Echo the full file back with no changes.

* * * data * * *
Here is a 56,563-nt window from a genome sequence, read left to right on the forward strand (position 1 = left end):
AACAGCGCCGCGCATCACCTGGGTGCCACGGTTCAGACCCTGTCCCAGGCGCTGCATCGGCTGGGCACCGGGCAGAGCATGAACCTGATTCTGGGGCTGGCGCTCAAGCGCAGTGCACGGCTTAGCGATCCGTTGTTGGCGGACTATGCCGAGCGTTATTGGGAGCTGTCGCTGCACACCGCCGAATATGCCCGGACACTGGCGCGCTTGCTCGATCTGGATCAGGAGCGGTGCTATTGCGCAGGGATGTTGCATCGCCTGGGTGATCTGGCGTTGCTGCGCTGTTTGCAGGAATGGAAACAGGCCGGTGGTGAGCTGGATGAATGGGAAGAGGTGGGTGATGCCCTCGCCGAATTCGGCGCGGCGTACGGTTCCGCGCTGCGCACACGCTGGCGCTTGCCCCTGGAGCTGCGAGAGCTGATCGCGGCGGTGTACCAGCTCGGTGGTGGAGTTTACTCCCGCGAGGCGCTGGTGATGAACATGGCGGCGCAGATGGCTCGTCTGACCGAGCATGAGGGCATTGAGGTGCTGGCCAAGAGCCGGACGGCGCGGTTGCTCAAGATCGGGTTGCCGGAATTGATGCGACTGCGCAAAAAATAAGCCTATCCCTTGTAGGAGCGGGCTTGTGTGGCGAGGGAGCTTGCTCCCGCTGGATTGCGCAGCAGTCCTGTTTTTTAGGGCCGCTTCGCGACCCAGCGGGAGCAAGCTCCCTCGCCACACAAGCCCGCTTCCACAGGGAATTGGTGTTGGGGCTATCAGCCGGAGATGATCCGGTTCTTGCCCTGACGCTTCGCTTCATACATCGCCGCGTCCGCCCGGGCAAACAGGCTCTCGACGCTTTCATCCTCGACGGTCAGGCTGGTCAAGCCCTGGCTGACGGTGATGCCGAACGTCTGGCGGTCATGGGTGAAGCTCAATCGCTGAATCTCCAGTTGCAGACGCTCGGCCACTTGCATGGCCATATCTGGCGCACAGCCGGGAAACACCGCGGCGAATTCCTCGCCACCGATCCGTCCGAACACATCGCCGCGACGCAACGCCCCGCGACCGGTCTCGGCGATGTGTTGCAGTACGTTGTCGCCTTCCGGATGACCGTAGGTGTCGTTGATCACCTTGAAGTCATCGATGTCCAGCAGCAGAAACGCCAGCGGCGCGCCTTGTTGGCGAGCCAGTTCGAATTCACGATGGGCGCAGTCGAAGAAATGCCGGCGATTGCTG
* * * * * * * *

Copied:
Here is a 56,563-nt window from a genome sequence, read left to right on the forward strand (position 1 = left end):
AACAGCGCCGCGCATCACCTGGGTGCCACGGTTCAGACCCTGTCCCAGGCGCTGCATCGGCTGGGCACCGGGCAGAGCATGAACCTGATTCTGGGGCTGGCGCTCAAGCGCAGTGCACGGCTTAGCGATCCGTTGTTGGCGGACTATGCCGAGCGTTATTGGGAGCTGTCGCTGCACACCGCCGAATATGCCCGGACACTGGCGCGCTTGCTCGATCTGGATCAGGAGCGGTGCTATTGCGCAGGGATGTTGCATCGCCTGGGTGATCTGGCGTTGCTGCGCTGTTTGCAGGAATGGAAACAGGCCGGTGGTGAGCTGGATGAATGGGAAGAGGTGGGTGATGCCCTCGCCGAATTCGGCGCGGCGTACGGTTCCGCGCTGCGCACACGCTGGCGCTTGCCCCTGGAGCTGCGAGAGCTGATCGCGGCGGTGTACCAGCTCGGTGGTGGAGTTTACTCCCGCGAGGCGCTGGTGATGAACATGGCGGCGCAGATGGCTCGTCTGACCGAGCATGAGGGCATTGAGGTGCTGGCCAAGAGCCGGACGGCGCGGTTGCTCAAGATCGGGTTGCCGGAATTGATGCGACTGCGCAAAAAATAAGCCTATCCCTTGTAGGAGCGGGCTTGTGTGGCGAGGGAGCTTGCTCCCGCTGGATTGCGCAGCAGTCCTGTTTTTTAGGGCCGCTTCGCGACCCAGCGGGAGCAAGCTCCCTCGCCACACAAGCCCGCTTCCACAGGGAATTGGTGTTGGGGCTATCAGCCGGAGATGATCCGGTTCTTGCCCTGACGCTTCGCTTCATACATCGCCGCGTCCGCCCGGGCAAACAGGCTCTCGACGCTTTCATCCTCGACGGTCAGGCTGGTCAAGCCCTGGCTGACGGTGATGCCGAACGTCTGGCGGTCATGGGTGAAGCTCAATCGCTGAATCTCCAGTTGCAGACGCTCGGCCACTTGCATGGCCATATCTGGCGCACAGCCGGGAAACACCGCGGCGAATTCCTCGCCACCGATCCGTCCGAACACATCGCCGCGACGCAACGCCCCGCGACCGGTCTCGGCGATGTGTTGCAGTACGTTGTCGCCTTCCGGATGACCGTAGGTGTCGTTGATCACCTTGAAGTCATCGATGTCCAGCAGCAGAAACGCCAGCGGCGCGCCTTGTTGGCGAGCCAGTTCGAATTCACGATGGGCGCAGTCGAAGAAATGCCGGCGATTGCTG